I don’t think they suspend this law for Sunday Parkways. Not to take a position on wether one should or shouldn’t wear a helmet, but I think it would be foolish to believe a piece of foam full of holes with straps on it would save anyone in a high speed motor vehicle collision as Jack mentioned. It was always my understanding that a helmet is supposed to protect your noggin from all of the other types of impacts and crashes that can occur while on a bike.

    There are also many instances of someone simply falling over, hitting their head on something and incurring brain injury or potential death (remember Gary Coleman). Increase that fall by 10 – 20 mph that can be achieved on a bike and all of a sudden that piece of foam might have some value.

    Again, not saying anyone should or shouldn’t wear a helmet, but attempting to offer a POV that protection from automobiles shouldn’t be the main reason to wear one, there are lots of easier ways to crack ones head open.

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  • borgbike June 28, 2010 at 10:33 am

    I thoroughly enjoyed coming across the Voluntary Human Extinction Movement booth.
    http://vhemt.org/

    This was a pleasant change of pace. Maybe a little to honest for most of use to deal with.

    Thank you for not breeding!

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  • Tonya June 28, 2010 at 10:46 am

    My family and I had a fantastic time again at Sunday Parkways! Thanks to all who volunteered and worked to make this a great event for our city.

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  • Michael M. June 28, 2010 at 11:34 am

    I spent the morning at a quiet intersection on Wabash, thinking that the turnout seemed pretty low compared to past years. But once relieved from volunteer duties, I rode part of the route and discovered much bigger crowds. I guess a lot of people don’t ride the whole route; OTOH, at last year’s SE SP I remember being surprised by how many people did scale Mt. Tabor.

    Given that lack of resources (money, volunteers) seems increasingly to be an issue, I wonder how adversely these events would be affected if the routes were shorter. If something has to give, I think I’d rather see shorter routes than fewer events or shorter lengths of time.

    Meanwhile, favorite bit was a little girl riding a tag-along chastising her father, “Daddy, don’t you EVER go so FAST again!”

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  • Joe Kurmaskie - Metal Cowboy June 28, 2010 at 11:49 am

    I wan to thank everyone who stopped by the table in front of my house to visit, preorder Mia’s forthcoming book, grab up copies of mine and got free tour guides for rides for the rest of the year and all the folks who waved, hollered out sa they went by etc. it feels like such a community on these days, It was great to wave, visit and chat with so many friends… rolling right up to my doorstep. Having just gotten back from California where I picked up a wicked summer cold, everyone on bikes and foot raised my spirits.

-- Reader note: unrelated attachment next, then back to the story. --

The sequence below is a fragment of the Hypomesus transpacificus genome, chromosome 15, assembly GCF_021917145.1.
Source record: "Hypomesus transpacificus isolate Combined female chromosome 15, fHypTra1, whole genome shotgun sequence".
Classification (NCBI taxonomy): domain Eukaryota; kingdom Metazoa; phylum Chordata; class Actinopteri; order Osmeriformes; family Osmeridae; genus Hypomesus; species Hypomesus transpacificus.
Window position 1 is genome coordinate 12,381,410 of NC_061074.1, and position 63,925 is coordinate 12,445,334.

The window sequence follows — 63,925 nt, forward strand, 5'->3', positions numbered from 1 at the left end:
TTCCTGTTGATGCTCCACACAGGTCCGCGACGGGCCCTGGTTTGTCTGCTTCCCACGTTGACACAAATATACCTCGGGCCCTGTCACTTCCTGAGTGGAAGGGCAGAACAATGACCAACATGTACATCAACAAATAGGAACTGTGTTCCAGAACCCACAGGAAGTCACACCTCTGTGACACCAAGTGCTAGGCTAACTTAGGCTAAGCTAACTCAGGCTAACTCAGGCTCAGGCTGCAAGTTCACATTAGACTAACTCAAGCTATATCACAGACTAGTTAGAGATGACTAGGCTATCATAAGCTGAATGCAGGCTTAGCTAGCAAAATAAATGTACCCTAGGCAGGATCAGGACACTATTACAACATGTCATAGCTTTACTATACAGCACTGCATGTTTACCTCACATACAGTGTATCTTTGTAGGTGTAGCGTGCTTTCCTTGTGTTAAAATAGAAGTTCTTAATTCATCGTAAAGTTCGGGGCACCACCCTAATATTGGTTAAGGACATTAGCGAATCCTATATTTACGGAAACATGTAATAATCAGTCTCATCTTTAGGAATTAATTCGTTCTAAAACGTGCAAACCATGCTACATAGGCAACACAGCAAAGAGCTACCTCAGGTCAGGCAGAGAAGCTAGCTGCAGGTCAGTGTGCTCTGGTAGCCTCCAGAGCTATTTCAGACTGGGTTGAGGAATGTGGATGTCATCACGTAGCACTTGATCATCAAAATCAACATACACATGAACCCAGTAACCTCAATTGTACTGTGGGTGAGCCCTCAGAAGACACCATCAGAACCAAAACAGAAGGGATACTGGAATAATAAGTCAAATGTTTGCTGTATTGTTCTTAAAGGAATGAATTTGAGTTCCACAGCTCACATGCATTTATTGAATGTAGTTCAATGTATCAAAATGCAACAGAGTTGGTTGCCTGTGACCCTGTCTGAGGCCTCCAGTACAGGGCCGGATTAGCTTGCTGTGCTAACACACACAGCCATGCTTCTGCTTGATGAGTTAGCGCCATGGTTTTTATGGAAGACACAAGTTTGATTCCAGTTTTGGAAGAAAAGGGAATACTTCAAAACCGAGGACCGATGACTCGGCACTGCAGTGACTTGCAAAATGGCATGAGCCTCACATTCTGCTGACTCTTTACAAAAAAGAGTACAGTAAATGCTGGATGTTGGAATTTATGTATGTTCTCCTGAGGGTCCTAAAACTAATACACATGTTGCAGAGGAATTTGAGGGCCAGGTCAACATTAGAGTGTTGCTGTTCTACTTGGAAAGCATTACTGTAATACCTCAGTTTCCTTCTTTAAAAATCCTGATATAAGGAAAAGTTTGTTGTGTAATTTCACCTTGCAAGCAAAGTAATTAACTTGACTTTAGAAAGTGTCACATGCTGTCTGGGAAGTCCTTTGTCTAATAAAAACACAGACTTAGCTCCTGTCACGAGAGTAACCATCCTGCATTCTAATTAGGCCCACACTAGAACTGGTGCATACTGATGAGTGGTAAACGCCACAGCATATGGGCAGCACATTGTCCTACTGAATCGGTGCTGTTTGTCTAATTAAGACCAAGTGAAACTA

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  • craig June 28, 2010 at 12:01 pm

    @OuterToob #6

    Thanks. I’m aware of the law, but wondering whether the PPB will ignore that one during Sunday Parkways like they seem to do with other similar (i.e. peds and skateboards in the roadway, etc.).

    I agree about injury risk when riding normally. However, this is such slow-paced riding, I agree with Jack #2 that there’s virtually equal risk for me and my kids on bikes as compared to pedestrians.

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  • craig June 28, 2010 at 12:11 pm

    So, Joe, how’d you swing getting the route to pass by your front door? :)

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  • beth h June 28, 2010 at 12:13 pm

    @ craig (#1):

    The food vendors that sell at Parkways tend to be local, independent vendors. I like to think that the reason for this is to promote local, independent businesses right in the neighborhood — a great reason to enjoy Parkways.

    Of course, you can also do what I did yesterday, which was to bring snacks along on the bike.

    Either way, I had a GREAT time at Parkways (though I, too, forgot to reapply my sunscreen and ended up getting a little pink…).

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  • joey June 28, 2010 at 8:03 pm

    I ALWAYS where my helmet. Even to bed. It’s just to risky to go without it. The world is a dangerous place.

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  • rrandom rider June 28, 2010 at 9:59 pm

    My wife, two kids (6 and 8) and I had a great time. The only bad part was the hipster couple flying down the route weaving through traffic and yelling “get out of our way”. I saw them nearly collide with a few other riders and scare the heck out of many others, including young kids. But we didn’t let two knuckle heads ruin the experience of thousands of other peaceful and fun loving folks.